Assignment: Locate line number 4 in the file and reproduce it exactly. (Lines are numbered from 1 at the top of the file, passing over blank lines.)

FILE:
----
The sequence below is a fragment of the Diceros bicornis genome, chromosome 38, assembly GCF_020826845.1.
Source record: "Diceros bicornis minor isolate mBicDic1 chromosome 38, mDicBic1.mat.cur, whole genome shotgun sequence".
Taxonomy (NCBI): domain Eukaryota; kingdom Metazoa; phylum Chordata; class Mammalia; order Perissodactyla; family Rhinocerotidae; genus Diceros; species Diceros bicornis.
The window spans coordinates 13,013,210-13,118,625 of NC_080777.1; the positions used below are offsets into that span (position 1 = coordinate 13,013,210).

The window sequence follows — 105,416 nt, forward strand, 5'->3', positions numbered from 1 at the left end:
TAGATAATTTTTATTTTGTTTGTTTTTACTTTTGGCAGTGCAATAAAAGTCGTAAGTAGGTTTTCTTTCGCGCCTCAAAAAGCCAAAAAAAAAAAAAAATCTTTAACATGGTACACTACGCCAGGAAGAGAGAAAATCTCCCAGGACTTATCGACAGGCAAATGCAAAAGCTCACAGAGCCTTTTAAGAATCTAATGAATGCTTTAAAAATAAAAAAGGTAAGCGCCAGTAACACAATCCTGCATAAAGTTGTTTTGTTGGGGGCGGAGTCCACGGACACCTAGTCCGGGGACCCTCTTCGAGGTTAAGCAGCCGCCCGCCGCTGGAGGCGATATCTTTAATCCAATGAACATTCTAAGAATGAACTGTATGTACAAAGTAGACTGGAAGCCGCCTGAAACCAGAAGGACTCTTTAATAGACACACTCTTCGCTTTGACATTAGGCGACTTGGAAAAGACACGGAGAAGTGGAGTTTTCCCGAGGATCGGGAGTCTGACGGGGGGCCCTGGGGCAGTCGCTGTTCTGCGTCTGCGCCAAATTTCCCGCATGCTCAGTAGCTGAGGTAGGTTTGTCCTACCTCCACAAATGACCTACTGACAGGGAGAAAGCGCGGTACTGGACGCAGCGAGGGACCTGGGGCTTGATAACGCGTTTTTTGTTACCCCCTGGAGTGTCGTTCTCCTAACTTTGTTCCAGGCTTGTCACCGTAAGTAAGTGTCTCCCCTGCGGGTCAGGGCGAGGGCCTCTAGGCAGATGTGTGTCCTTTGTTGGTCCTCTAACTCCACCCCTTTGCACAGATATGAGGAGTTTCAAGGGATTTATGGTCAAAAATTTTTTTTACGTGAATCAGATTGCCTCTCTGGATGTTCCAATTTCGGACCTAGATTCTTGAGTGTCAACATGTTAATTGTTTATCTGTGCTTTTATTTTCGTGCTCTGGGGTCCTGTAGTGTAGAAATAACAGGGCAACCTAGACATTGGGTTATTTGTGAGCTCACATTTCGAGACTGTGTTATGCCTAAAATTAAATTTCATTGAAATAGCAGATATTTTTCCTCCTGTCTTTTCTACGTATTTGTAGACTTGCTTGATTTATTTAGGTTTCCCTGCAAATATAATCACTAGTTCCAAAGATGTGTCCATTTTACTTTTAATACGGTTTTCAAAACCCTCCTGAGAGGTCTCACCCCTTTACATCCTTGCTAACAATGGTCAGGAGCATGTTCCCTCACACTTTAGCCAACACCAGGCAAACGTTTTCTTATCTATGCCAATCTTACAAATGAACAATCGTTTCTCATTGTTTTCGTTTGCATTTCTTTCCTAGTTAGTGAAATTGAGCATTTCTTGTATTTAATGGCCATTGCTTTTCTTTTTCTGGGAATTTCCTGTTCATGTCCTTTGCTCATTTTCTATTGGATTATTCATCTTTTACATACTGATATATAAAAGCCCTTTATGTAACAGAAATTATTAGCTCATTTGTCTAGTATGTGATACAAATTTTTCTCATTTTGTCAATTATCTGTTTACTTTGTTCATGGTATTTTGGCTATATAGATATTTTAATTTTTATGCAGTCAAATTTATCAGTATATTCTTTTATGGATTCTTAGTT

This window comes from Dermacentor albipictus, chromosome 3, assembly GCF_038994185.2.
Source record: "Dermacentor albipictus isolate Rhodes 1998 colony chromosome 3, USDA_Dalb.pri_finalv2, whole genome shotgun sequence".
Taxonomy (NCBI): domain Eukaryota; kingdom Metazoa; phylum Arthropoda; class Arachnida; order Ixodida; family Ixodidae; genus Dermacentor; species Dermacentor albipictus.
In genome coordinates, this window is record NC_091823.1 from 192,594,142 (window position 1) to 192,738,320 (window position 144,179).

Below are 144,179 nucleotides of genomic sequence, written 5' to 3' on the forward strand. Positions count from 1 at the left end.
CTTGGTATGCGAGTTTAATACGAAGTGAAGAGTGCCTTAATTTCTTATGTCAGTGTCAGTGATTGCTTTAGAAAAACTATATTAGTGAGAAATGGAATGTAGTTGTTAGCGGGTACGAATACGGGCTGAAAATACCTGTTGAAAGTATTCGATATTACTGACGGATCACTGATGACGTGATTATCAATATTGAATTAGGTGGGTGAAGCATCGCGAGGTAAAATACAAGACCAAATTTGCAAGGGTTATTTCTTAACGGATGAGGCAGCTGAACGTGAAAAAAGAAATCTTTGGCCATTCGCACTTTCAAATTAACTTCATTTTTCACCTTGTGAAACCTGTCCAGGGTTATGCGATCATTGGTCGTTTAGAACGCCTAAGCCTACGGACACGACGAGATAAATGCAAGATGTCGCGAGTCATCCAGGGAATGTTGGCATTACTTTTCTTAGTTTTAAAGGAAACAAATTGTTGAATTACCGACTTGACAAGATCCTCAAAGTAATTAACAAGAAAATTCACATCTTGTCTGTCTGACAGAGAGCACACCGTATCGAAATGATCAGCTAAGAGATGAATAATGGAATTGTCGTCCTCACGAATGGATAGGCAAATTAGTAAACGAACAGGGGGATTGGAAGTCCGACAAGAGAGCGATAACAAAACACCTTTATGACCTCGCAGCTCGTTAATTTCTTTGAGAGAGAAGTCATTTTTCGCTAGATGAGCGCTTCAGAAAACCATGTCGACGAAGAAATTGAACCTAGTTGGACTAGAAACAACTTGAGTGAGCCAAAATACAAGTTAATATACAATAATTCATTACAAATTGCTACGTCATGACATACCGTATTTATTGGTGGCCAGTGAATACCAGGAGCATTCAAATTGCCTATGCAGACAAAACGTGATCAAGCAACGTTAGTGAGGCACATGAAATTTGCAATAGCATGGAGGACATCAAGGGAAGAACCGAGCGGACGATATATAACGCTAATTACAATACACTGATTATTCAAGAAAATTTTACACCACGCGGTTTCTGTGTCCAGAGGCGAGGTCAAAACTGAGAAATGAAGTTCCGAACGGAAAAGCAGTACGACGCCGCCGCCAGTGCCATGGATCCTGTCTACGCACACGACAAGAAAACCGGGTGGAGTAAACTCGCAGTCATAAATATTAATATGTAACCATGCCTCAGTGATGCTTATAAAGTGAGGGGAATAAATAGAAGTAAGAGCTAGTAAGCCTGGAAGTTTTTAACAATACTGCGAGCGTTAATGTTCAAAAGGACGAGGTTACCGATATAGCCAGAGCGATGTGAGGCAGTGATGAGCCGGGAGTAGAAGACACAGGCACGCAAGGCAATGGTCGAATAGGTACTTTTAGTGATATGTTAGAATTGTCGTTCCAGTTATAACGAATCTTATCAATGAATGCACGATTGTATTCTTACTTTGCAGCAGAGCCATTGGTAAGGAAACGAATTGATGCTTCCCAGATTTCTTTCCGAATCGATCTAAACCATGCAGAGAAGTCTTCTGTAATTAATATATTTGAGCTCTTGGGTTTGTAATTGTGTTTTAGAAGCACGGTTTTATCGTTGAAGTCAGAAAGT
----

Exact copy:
The window spans coordinates 13,013,210-13,118,625 of NC_080777.1; the positions used below are offsets into that span (position 1 = coordinate 13,013,210).